Every now and then people ask me what the best way is to study networking. Since there is so much information to absorb I believe a good “study method” will help you achieve the best result. Here are some tips I advise people who are new to networking to do:
- Work your way from the bottom to the top. The OSI-model isn’t just a pretty picture from CCNA but it makes sense to start with the “layer 2” protocols (Ethernet, Frame-Relay, Serial links) and then move on to “Layer 3” stuff like IP and routing. When you start learning routing protocols begin with RIP/EIGRP/OSPF before you even think about looking at more advanced stuff like BGP or MPLS.
- If you don’t understand something 100% then continue until you FULLY understand it. Don’t skip it with the feeling “nah i’ll get back to it later”. Use different show commands, debugs to see what is going on or use the forum to ask questions. If you don’t fully understand something and continue it’ll stab you in the back in the future (trust me…I know that from experience 😉
- Try to spend your time at one or two topics. Not three or four. If you spend your time at one protocol it’ll be very effective but it might be a little boring. Try to pick two protocols that have some familiarity. Working on OSPF and EIGRP is a good idea or Frame-Relay and Ethernet. Don’t study something like BGP and Frame-Relay at the same time. It’s possible but it’s better to have your thoughts in the same “area” instead of spreading it around completely different topics.
- Create mindmaps…no notes! Download freemind. This is a free tool for mindmapping. Notes are just a bunch of lines of a piece of paper. I really like mindmaps because they show you the relationship between items. If you never heard about mindmapping, download freemind and give it a shot.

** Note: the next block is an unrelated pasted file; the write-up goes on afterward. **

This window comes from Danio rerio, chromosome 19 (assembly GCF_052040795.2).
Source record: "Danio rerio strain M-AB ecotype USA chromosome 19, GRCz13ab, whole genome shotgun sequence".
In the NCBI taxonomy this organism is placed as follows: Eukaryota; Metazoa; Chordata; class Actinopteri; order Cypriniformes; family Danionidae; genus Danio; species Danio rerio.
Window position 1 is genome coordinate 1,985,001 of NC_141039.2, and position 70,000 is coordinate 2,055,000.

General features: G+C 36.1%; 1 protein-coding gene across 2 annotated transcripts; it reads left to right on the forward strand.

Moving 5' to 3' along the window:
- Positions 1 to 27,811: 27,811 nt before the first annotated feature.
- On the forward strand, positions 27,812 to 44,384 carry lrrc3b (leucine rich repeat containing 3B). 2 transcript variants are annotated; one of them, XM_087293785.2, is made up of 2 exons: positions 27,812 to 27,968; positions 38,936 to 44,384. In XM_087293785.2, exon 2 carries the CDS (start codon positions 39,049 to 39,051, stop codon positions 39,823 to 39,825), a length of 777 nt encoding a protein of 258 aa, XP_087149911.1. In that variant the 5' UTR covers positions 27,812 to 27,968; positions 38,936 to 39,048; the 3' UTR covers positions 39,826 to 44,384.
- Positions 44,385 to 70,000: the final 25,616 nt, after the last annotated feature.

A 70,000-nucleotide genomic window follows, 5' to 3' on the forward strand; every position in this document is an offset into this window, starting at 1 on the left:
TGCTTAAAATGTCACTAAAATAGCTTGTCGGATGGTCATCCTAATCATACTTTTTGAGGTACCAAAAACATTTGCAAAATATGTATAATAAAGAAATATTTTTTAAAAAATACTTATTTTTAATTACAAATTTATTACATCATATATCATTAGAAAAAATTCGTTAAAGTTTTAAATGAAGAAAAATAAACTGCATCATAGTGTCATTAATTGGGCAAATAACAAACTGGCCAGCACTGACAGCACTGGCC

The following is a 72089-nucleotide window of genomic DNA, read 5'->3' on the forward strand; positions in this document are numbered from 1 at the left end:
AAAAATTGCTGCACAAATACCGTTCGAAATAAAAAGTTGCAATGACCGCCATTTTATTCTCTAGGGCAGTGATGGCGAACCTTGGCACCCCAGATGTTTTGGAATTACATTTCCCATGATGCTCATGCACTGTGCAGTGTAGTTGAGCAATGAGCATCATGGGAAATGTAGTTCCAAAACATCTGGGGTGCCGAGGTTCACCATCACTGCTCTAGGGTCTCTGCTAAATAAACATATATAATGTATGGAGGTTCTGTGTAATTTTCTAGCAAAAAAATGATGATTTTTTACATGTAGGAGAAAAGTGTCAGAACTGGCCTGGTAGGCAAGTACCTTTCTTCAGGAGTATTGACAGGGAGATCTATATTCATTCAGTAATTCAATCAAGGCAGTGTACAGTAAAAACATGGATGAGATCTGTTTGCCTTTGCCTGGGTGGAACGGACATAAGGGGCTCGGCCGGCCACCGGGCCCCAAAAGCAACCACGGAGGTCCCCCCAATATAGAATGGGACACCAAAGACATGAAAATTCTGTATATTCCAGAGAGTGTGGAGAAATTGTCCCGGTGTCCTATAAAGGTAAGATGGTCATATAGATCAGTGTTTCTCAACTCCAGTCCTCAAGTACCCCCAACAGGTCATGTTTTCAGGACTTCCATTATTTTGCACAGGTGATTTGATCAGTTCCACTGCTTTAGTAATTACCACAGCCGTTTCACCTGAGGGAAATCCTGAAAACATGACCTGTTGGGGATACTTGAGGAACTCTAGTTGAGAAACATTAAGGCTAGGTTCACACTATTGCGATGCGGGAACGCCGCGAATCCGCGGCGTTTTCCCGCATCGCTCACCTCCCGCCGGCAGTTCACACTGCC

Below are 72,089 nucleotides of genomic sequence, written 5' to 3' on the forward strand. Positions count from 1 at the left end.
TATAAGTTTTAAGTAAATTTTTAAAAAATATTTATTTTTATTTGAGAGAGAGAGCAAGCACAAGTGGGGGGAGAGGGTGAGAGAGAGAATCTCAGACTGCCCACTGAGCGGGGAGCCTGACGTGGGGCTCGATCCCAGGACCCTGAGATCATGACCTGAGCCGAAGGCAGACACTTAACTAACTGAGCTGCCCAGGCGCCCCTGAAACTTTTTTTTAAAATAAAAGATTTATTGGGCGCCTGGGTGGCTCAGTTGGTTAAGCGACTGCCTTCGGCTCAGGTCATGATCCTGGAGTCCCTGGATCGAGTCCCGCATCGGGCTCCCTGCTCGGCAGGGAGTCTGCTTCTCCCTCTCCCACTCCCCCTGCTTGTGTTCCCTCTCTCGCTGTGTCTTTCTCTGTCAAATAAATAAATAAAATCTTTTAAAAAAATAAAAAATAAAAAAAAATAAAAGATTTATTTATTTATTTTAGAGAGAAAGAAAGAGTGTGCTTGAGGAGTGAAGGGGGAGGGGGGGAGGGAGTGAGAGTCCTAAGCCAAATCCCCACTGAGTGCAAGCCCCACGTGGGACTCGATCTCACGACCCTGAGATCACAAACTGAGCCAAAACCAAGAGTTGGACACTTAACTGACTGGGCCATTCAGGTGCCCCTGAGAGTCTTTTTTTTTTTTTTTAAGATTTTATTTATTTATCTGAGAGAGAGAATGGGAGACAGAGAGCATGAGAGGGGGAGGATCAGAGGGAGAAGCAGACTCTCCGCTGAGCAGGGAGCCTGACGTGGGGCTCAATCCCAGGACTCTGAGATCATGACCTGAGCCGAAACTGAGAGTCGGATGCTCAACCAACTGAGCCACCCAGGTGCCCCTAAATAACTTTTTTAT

- Repetition is the key to remembering. If you read something once it will be in your short-term memory and it will soon be transfered to null0. If you repeat information spread over a couple of days it will be stored in your long-term grey flash memory.
- study/read when you are fresh (best in the morning). Lab when you are tired or don’t feel like studying. Reading takes more effort than doing practical stuff.
- Prepare your study environment. Try to make sure you get all your time-wasting activities out of the way. It’s really easy to switch from that 1000-page book or 100 page RFC document to Facebook when you are sitting behind the PC. Unplug your Internet if you have to, read that book in the library to get things done. Make sure your routers/switches are easily accessible so you don’t have to spend 15 minutes to get your “labs” going.
I hope this is helpful to you. If you feel anything is missing please let me know!